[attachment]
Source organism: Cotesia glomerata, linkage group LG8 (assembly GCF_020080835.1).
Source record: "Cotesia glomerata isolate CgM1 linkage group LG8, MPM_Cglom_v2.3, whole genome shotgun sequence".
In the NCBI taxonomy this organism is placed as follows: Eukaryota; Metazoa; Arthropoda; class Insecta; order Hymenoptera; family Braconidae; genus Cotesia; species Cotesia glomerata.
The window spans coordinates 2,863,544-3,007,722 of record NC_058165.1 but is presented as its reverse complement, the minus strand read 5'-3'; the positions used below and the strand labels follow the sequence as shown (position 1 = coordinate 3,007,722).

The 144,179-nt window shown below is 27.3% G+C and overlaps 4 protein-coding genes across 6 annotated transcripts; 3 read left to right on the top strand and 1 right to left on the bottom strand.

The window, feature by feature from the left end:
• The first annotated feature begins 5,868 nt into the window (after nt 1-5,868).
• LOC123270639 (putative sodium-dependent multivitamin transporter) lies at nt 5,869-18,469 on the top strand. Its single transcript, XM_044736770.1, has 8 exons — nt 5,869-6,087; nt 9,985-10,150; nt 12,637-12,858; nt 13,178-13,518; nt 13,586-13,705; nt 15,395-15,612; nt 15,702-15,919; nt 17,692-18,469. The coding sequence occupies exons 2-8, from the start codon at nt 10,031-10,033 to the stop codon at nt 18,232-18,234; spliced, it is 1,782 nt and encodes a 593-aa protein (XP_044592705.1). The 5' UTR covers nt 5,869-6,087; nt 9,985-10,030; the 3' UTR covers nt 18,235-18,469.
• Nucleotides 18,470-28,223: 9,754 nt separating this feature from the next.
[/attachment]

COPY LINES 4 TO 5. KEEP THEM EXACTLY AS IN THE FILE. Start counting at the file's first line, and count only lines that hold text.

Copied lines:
The window spans coordinates 2,863,544-3,007,722 of record NC_058165.1 but is presented as its reverse complement, the minus strand read 5'-3'; the positions used below and the strand labels follow the sequence as shown (position 1 = coordinate 3,007,722).

The 144,179-nt window shown below is 27.3% G+C and overlaps 4 protein-coding genes across 6 annotated transcripts; 3 read left to right on the top strand and 1 right to left on the bottom strand.